Conceived as a place that is both real and ideal, the House of Contamination is an experimental museum designed to host Artissima’s curatorial programme “Poetry in the Form of a Rose”.
Located inside the vast area of the Oval Linghotto, the large temporary structure hosts a number of spaces for each of the art disciplines investigated: dance, cinema, literature, design, urbanism and education. A ‘project within a project’, the House of Contamination is conceived as a model, a prototype of a contemporary cultural centre.
One of the main references for the House of Contamination is Cedric Price’s “Fun Palace”, a future-embracing design for a cultural centre that is multifunctional, highly technological, and adaptable to multiple needs. The expectations with regard to technology have changed since then. Today’s keyword is “peak oil”, standing for a range of bleak scenarios of radical change in the political and economic world that are starting to contaminate the cycles of production and consumption. The House of Contamination is an update to the 20th-century cultural centre.
The life span of a thing as a product becomes shorter and shorter. Things are produced, traded, consumed and thrown away. As soon as a thing has been thrown away, it becomes something else: trash! The redefinition of a product / good as trash is irreversible. The thing enters a new economy, and totally different regulations and laws apply. For example: trash may not be used / gathered / displayed in public spaces. Even though access is regulated, an art fair is by definition a public space. To make House of Contamination possible, negotiations with the regional government were necessary to gain exemption and permission.
The House of Contamination’s walls are made from trash materials, intercepted in their route through the recycling process: crushed plastic bottles, compressed bales of advertising and packaging paper, discarded wood from doors and discarded panels, compressed plastic car parts and bales of remanufactured cashmere. This last material is gained from used garments that are shredded, bleached and respun.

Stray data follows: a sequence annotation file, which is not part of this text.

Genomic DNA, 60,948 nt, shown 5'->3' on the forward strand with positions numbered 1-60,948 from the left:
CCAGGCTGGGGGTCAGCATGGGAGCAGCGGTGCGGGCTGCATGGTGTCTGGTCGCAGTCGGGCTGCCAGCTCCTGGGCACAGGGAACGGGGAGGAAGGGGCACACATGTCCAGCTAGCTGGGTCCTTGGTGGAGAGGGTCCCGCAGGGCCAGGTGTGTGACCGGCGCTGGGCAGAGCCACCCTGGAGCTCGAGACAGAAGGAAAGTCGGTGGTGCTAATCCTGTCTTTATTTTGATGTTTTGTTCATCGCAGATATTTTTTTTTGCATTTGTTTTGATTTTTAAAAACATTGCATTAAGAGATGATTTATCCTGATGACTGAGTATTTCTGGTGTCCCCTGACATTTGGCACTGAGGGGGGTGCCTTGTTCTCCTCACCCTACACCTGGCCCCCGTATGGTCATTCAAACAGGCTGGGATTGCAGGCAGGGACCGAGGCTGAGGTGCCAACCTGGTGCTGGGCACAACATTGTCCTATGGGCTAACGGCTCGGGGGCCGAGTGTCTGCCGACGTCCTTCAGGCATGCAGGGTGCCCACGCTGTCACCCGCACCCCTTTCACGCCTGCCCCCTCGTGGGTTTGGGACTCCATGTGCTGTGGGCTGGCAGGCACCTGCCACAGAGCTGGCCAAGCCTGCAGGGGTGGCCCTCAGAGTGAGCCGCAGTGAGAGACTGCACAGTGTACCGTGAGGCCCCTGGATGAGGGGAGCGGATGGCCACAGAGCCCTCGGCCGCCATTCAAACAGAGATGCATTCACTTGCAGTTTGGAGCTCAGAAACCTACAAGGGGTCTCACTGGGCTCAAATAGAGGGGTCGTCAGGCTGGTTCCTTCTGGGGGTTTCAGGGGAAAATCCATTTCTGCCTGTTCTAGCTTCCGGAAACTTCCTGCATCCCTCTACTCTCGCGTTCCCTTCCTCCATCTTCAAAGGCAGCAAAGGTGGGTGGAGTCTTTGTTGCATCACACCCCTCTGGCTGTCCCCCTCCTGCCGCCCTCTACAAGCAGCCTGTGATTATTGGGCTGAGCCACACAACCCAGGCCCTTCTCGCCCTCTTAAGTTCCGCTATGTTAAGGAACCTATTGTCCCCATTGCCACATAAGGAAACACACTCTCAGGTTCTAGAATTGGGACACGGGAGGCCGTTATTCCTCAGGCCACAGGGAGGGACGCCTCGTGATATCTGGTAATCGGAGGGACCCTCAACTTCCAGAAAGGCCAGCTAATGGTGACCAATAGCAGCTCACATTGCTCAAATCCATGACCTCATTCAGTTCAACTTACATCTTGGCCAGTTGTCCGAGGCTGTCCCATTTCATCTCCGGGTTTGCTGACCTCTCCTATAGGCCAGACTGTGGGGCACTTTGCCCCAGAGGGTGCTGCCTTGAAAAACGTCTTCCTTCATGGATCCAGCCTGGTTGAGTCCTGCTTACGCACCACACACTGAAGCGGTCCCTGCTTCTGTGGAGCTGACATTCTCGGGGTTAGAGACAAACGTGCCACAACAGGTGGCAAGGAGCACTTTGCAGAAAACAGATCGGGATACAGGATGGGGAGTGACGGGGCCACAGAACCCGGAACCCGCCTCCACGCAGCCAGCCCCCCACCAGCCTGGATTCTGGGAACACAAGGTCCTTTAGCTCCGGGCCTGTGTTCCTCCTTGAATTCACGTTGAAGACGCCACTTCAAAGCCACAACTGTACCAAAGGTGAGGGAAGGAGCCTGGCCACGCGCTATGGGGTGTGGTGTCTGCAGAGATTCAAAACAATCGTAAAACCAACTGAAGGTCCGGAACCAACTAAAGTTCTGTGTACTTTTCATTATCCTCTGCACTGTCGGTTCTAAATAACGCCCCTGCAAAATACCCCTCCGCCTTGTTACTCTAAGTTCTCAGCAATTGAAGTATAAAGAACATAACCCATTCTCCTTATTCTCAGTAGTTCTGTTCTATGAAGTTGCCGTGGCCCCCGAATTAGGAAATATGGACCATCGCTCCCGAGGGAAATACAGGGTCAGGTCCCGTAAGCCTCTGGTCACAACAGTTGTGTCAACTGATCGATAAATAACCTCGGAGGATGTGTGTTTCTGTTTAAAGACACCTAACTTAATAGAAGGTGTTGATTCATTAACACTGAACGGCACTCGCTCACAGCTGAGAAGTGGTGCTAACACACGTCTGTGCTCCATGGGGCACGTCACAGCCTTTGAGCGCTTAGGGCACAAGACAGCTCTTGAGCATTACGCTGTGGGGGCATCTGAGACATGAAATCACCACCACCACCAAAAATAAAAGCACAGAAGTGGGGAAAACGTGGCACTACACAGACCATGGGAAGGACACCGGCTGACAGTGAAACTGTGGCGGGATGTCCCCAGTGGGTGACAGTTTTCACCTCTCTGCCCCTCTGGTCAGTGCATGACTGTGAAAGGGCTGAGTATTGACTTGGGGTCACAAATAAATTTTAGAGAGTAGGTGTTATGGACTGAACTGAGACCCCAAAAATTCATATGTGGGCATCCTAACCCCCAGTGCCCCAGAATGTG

The furniture is designed and produced from old fridges, washing machines, doors, dressers, bookshelves and chairs designated for the dump. A garage is fitted with an enormous fan to distribute wind through the art fair space; its form is covered in used clothing, recuperated from the leftover materials after an exhibition by Christian Boltanksi, 1:1 recycled art.
Most architectural elements of the space are fixed and solid, but the design incorporates a sliding wall, referencing high-tech philosophies of an adaptable architecture. The wall can slide, taking away the cinema screen and shifting the eye to the theatre stage, sealing the literary salon or invading the corridor. Two other elements – the skywalk and the tall curtain corridor – represent the most radical dichotomies of design.
The skywalk talks about a powerful view. It is the space of control and observation. As an alternate walkway to the entire space, its use is totally at the disposition of the individual user. An uncomfortable atmosphere of power, authority and hierarchy comes into play. On the other hand, while using the walkway to gain the raised viewpoint, its users become part of the visual focus of the installation inside the fair hall. They become subjects of control and objects of view at the same time. The opposite is the case in the curtain corridor: a long corridor that cuts the space in half, invaded by residues of silver-plated paper, while its fabric walls are moved by crosswinds. This central piece of the installation is the magic mixer, the prominent but unexpected space of indeterminacy. Its surface is created in a way that the users can move through its surface at any point and at their will.
Raumlabor | House of Contamination
The interior programmes of the House of Contamination permeate each other by acoustic and visual interference and/or pollution, depending on interpretation. An extra layer of permeation exists in the relationship between the House of Contamination and the space of the art fair, with emissions between both creating a prominent sense of interdependency. In between the programmed spaces, the design incorporates spaces with uncertain uses, spaces that are more a question than an answer to any kind of need or desire.
Visible in the design and use of the House of Contamination are the potentials of collective space, the unclaimed and unintended. When materials, people and programs collide, interesting moments of ambiguity and tension lead to negotiations regarding needs, desires and purposes – hopefully allowing for new forms of collaboration to develop. We consider this negotiation process an essential part of the production of public space. New forms of collaboration spark the hope for a different and better world, for a human overcoming of Endzeit scenarios.